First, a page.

This indecision looks even more serious when we consider that the BNDES will be releasing its decision on the opening of a line of credit to media companies. Opinion polls indicate that Brazilians are willing to give the media industry this privilege, provided that it is offset by compensations of a social nature. In the case of television, these compensations basically mean an increase in the quality level of media programming.

In these circumstances, the slackening in the new rating measures is twice discouraging. It signals a victory for trashy programming and it lays bare an unwillingness to exercise the indispensable controls and to react to pressure groups who bet on the status quo. The media is now free to walk up to the windows of official credit, relieved of any concerns or obligations. As if it were a creditor, not a relapsing debtor.

Quality Paradigm

That's where public television comes in. Brazil has two large public networks—TVE and Cultura—with a fabulous potential. Albeit independent, these two stations are convergent, specially in their willingness to fully exercise their social mission.

A good portion of the public may find delight in Big Brother, but another appreciable portion thinks they deserve better. Why, then, should we benefit one group in detriment of the other? Where is our sense of justice and balance?

TVE has just released the results of a seminar on the role of public television; TV Cultura is launching its new programming grid showing a special emphasis in journalism. Both are ready to meet the demand for quality public television and both are competent and willing to fulfill their alternative roles in a pluralistic society.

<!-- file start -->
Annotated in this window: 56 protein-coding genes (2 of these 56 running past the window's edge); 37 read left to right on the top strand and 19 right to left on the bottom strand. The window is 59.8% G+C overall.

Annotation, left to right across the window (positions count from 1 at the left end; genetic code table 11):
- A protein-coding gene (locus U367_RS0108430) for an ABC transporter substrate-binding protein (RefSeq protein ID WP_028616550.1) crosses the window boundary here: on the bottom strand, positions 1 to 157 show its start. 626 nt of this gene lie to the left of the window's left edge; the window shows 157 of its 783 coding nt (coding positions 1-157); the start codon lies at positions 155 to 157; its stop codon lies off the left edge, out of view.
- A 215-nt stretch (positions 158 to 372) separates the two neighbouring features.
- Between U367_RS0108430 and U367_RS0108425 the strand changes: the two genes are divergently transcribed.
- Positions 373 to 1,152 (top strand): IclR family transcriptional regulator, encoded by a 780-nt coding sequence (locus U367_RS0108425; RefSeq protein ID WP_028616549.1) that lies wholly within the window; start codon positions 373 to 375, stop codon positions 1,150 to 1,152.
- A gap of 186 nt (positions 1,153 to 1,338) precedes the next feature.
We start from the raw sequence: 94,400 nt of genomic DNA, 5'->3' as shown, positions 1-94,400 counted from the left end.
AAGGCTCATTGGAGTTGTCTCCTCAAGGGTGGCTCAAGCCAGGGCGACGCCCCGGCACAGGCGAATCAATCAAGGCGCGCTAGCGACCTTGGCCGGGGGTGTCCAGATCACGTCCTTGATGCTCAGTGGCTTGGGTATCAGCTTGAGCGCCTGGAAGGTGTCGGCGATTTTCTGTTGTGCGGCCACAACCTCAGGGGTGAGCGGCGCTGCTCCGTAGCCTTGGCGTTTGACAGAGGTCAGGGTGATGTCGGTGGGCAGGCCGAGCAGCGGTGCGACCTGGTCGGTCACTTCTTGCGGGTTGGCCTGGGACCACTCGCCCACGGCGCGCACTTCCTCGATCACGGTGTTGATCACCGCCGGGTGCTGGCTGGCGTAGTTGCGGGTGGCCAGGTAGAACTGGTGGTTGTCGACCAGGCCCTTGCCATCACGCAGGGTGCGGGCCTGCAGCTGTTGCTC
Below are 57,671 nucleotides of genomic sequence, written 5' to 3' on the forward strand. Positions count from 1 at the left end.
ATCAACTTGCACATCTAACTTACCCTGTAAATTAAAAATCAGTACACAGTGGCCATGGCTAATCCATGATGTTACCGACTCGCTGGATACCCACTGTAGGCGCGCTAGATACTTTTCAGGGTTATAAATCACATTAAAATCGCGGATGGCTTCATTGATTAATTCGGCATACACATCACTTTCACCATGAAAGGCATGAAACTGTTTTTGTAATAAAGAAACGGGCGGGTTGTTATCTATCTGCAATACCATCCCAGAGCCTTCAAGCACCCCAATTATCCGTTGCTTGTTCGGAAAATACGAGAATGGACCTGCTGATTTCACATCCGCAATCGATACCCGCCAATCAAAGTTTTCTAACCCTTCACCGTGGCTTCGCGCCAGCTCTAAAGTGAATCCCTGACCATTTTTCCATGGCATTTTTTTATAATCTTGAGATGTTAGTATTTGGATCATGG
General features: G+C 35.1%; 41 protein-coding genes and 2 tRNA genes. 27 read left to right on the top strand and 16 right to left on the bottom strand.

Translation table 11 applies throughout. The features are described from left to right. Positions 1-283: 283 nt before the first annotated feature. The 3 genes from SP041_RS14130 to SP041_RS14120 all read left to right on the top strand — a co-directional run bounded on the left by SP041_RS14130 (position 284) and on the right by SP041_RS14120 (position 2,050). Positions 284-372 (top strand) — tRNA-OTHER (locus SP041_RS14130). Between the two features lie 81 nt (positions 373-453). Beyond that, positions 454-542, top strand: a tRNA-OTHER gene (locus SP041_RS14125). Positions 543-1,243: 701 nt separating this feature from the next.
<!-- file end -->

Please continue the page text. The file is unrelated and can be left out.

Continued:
Consensus on the quality of public radio and television is highly valued—we can find it even in an England torn in the dispute around the "heating up" of information on Saddam Hussein's arsenals. This is a consensus that nihilists do not wish to see. This is a consensus that the public TV network in Brazil wishes to explore.


Alberto Dines, the author, is a journalist, founder and researcher at LABJOR—Laboratório de Estudos Avançados em Jornalismo (Laboratory for Advanced Studies in Journalism) at UNICAMP (University of Campinas) and editor of the Observatório da Imprensa. He also writes a column on cultural issues for the Rio daily Jornal do Brasil. You can reach him by email at obsimp@ig.com.br
This article was originally published in Observatório da Imprensa — www.observatoriodaimprensa.com.br
Translated by Tereza Braga. Braga is a freelance Portuguese translator and interpreter based in Dallas. She is an accredited member of the American Translators Association. Contact: terezab@sbcglobal.net